Skip to main content

Do We Really Know the WTO Cures Cancer?

  • Stephen Chaudoin, Jude Hays and Raymond Hicks

This article uses a replication experiment of ninety-four specifications from sixteen different studies to show the severity of the problem of selection on unobservables. Using a variety of approaches, it shows that membership in the General Agreement on Tariffs and Trade/World Trade Organization has a significant effect on a surprisingly high number of dependent variables (34 per cent) that have little or no theoretical relationship to the WTO. To make the exercise even more conservative, the study demonstrates that membership in a low-impact environmental treaty, the Convention on Trade in Endangered Species, yields similarly high false positive rates. The authors advocate theoretically informed sensitivity analysis, showing how prior theoretical knowledge conditions the crucial choice of covariates for sensitivity tests. While the current study focuses on international institutions, the arguments also apply to other subfields and applications.

Hide All

Department of Political Science, University of Illinois at Urbana-Champaign (email:; Department of Political Science, University of Pittsburgh (email:; Department of Politics, Princeton University (email: We appreciate helpful advice from Marc Busch, Jake Bowers, William Clark, Mark Fredrickson, Kristian Skrede Gleditsch, Emilie Hafner-Burton, Sarah Hummel, In Song Kim, Moritz Marbach, Michael Miller, Dan Nielson, Dominik Schraff, Christopher Stanton and Dustin Tingley. We also appreciate comments from audiences at the International Political Economy Society, American Political Science Association, Political Economy of International Organizations and International Studies Association conferences, as well as the UCSD Workshop on International Law and Regulation and the Harvard Government Department 3005 Seminar participants. We appreciate the constructive comments from our editor at BJPS, Sona Golder, as well as from the anonymous reviewers. Data replication sets are available at, and online appendices are available at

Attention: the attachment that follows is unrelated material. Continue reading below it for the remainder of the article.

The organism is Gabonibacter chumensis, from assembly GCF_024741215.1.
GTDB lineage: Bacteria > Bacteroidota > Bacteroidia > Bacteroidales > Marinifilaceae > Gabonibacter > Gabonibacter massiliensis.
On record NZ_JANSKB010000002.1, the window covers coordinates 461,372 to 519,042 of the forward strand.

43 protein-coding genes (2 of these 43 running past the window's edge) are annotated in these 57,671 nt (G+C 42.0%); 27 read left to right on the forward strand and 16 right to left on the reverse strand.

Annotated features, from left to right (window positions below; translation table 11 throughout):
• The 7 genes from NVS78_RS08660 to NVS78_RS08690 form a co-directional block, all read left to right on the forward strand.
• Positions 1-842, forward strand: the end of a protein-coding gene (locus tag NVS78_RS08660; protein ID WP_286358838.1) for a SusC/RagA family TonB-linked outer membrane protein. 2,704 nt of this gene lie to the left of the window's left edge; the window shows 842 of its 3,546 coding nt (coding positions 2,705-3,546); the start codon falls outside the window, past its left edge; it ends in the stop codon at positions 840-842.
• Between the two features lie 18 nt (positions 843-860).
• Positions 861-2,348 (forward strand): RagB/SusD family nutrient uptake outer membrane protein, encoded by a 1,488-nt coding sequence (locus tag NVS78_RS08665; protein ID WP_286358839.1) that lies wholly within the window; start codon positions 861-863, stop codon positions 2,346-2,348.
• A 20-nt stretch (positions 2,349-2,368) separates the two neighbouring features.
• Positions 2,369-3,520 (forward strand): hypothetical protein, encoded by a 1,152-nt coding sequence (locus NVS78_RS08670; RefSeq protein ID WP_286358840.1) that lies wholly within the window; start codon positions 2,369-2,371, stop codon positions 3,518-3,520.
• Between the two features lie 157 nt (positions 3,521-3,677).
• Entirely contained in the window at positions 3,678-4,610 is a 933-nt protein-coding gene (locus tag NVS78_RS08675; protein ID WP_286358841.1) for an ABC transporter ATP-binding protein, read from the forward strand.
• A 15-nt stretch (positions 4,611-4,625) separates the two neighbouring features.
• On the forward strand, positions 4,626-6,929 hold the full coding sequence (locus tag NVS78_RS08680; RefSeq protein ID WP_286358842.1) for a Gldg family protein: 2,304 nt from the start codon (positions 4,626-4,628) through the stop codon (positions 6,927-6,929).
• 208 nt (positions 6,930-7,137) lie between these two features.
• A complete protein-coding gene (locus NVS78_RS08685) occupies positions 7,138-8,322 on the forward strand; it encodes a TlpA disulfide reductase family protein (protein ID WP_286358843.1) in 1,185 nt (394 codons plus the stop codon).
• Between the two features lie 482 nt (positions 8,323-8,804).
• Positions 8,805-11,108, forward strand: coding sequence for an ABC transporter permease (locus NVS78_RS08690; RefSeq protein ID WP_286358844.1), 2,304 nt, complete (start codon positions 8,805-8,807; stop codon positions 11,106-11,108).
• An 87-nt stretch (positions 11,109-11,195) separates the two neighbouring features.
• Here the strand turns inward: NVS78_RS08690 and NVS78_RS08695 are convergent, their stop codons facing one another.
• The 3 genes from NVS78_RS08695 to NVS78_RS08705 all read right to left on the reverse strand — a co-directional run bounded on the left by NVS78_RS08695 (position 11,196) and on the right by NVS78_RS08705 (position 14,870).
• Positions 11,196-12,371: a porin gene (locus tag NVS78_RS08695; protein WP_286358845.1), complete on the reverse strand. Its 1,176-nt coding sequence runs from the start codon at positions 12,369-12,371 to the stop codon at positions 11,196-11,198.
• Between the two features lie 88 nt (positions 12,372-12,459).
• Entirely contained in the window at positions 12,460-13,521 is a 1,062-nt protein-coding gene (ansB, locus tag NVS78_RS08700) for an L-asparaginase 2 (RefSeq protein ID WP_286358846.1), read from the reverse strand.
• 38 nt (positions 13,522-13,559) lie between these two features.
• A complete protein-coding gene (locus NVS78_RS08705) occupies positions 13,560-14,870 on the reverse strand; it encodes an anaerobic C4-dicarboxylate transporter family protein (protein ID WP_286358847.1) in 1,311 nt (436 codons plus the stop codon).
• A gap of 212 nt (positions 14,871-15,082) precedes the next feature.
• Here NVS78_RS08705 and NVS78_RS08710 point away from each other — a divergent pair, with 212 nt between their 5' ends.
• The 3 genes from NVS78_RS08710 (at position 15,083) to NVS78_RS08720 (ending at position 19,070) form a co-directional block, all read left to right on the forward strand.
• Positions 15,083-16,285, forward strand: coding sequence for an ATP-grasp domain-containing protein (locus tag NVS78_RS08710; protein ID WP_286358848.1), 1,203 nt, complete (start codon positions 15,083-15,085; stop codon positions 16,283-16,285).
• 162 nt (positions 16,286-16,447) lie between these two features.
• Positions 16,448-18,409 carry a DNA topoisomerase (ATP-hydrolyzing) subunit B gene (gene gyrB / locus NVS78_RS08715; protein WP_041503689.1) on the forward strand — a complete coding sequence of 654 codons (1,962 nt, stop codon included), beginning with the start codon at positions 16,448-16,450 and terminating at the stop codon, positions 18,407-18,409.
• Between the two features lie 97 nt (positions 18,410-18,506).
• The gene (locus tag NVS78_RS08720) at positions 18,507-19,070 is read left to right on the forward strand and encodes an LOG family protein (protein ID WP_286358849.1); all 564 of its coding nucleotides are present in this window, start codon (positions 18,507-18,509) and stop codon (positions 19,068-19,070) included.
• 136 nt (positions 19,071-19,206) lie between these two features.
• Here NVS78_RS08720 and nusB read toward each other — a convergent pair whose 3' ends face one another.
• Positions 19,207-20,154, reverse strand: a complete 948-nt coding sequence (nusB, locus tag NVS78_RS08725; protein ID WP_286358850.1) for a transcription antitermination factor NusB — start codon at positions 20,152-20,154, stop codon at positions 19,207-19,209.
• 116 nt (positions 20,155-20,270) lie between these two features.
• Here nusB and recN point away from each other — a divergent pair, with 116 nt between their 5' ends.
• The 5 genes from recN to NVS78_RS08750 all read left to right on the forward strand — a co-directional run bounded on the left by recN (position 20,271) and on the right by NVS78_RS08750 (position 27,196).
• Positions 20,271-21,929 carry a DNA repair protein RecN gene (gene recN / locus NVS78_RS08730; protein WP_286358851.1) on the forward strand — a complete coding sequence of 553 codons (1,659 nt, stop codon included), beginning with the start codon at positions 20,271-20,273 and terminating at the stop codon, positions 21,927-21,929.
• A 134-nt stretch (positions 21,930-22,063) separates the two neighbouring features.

Hide All
Allee Todd L., and Scalera Jamie E.. 2012. The Divergent Effects of Joining International Organizations: Trade Gains and the Rigors of WTO Accession. International Organization 66 (2):243276.
Altonji Joseph G., Elder Todd E., and Taber Christopher R.. 2002. Selection on Observed and Unobserved Variables: Assessing the Effectiveness of Catholic Schools. Evanston, IL: Northwestern University.
Altonji Joseph G., Elder Todd E., and Taber Christopher R.. 2005. Selection on Observed and Unobserved Variables: Assessing the Effectiveness of Catholic Schools. Journal of Political Economy 113 (1):151184.
Angrist Joshua D., and Krueger Alan B.. 1999. Empirical Strategies in Labor Economics. Handbook of Labor Economics 3:12771366.
Bertrand Marianne, Duflo Esther, and Mullainathan Sendhil. 2004. How Much Should We Trust Difference-in-Differences Estimates? Quarterly Journal of Economics 119 (1):249275.
Blackwell Matthew. 2014. A Selection Bias Approach to Sensitivity Analysis for Causal Effects. Political Analysis 22 (2):169182.
Clarke Kevin A. 2005. The Phantom Menace: Omitted Variable Bias in Econometric Research. Conflict Management and Peace Science 22 (4):341352.
Clarke Kevin A. 2009. Return of the Phantom Menace: Omitted Variable Bias in Political Research. Conflict Management and Peace Science 26 (1):4666.
Davis Christina, and Wilf Meredith. 2011. Joining the Club: Accession to the GATT/WTO, Working Paper. Princeton, NJ: Princeton University.
Downs George W., Rocke David M., and Barsoom Peter N.. 1996. Is the Good News About Compliance Good News About Cooperation? International Organization 50 (3):379406.
Gerring John, Thacker Strom C., and Moreno Carola. 2005. Centripetal Democratic Governance: A Theory and Global Inquiry. The American Political Science Review 99 (4):567581.